This year was UTC’s second as a sponsor of the competition which, Sartipi said, involved data compiled from the MLK Smart Corridor.

“We are excited to partner with TRB AED50 committee for the second time to see how AI and advance computing solutions can help make our streets safer,” she said.


"Smart intersections can learn the human behaviour and predict their intention"


“Accurately predicting human intention is a challenging task. Smart intersections can learn the human behaviour and predict their intention. That, in turn, can help vehicles to know ahead of time of the VRU intentions with high accuracy and make safer decisions in real time. Teams were able to leverage from the data provided from the MLK Smart Corridor and build such a model.”

Participants had access to an Amazon Web Services (AWS) data science environment called MLSpace.

“MLSpace is an open source licensed, web-based, data science environment for data science teams or communities of any size. MLSpace provides frictionless access to machine learning resources for individuals and teams without direct or easy access to the AWS console,” said AWS Mission Strategist Zach Buss. “Through MLSpace’s portal, users leverage the power of Amazon SageMaker, a fully managed machine learning service, without needing individual AWS Accounts. MLSpace was used by participants during the competition to collaborate on projects to build, train and deploy machine-learning models.”


“We live in a time of unprecedented advancement and access to ITS data and AI tools"


Along with the Center for Urban Informatics and Progress at UTC and Amazon Web Services, the annual Transportation Forecasting Competition was sponsored by the National Science Foundation, the City of Chattanooga and the Intelligent Transportation Society of America (ITS).

“We are proud to join UTC, NSF and Amazon Web Services to sponsor this competition and support the next-generation transportation workforce,” said ITS president and CEO Laura Chace. “We live in a time of unprecedented advancement and access to ITS data and AI tools. In order to glean insights from this data to reach our goal of saving lives on American roads, we must invest in developing new skill sets for the transportation workforce in the areas of data analytics and artificial intelligence.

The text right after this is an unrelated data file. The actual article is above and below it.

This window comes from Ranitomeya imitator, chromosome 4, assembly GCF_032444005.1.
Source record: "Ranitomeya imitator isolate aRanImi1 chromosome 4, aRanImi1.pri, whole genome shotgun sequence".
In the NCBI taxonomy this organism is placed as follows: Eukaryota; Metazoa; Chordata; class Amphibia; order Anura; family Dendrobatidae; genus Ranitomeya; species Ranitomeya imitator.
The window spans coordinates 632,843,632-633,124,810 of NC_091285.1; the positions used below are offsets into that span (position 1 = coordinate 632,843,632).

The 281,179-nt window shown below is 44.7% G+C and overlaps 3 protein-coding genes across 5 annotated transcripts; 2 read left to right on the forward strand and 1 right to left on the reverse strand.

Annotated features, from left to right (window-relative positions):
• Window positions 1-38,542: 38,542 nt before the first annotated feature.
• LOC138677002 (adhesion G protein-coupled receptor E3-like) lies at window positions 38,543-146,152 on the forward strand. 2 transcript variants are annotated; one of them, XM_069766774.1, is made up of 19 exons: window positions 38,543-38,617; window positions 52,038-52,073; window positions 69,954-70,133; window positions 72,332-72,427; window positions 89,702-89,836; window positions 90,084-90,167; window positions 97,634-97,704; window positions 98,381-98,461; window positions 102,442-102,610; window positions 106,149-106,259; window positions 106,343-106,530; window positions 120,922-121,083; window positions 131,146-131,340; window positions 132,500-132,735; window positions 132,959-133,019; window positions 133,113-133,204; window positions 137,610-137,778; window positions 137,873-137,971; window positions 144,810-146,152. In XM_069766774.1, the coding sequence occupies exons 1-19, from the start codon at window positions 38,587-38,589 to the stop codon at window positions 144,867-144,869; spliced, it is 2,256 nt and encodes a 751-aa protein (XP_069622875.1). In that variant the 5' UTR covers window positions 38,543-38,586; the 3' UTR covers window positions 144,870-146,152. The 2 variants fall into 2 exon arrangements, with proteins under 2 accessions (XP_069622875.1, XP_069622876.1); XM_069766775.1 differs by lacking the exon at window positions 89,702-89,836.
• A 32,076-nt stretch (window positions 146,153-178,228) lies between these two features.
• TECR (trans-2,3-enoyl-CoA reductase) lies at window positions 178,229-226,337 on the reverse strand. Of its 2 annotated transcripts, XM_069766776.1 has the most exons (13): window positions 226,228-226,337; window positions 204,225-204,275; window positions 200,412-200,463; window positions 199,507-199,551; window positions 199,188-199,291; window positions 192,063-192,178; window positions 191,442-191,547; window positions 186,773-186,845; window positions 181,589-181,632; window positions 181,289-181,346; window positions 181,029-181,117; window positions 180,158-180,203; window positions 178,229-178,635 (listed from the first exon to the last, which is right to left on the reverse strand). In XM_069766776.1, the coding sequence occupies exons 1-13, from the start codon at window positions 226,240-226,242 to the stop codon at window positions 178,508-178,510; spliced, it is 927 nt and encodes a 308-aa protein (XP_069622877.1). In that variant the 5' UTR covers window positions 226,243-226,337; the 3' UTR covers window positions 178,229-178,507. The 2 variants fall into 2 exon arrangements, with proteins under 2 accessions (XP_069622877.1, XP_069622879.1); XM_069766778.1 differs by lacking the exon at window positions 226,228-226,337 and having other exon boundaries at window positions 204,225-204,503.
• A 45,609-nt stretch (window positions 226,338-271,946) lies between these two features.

“TRB’s Annual Meeting attracts the best and brightest from around the world, so there is no better place to share discoveries, present opportunities and reward inventive thinking that will help us forecast and prepare for the future, protecting all road users and creating better mobility for all.”

The TRB annual meeting attracts more than 10,000 professionals—including representatives of federal, state and local government agencies; universities; and industry—to the world’s largest forum specifically for the exchange of information among transportation researchers and practitioners.

This article was first published on the University of Tennessee at Chattanooga’s UTC News



CUIP is a smart city and urbanisation research center at the University of Tennessee at Chattanooga. Using the power of big data, artificial intelligence, statistical modelling, machine learning and more, CUIP is studying how cities can adapt to our generation’s challenges to ensure that our future is safer, smarter and healthier for all. CUIP applied research efforts pioneer ways to improve traffic flows, reduce vehicle and pedestrian accidents, reduce carbon emissions, optimise healthcare patient outcomes and more.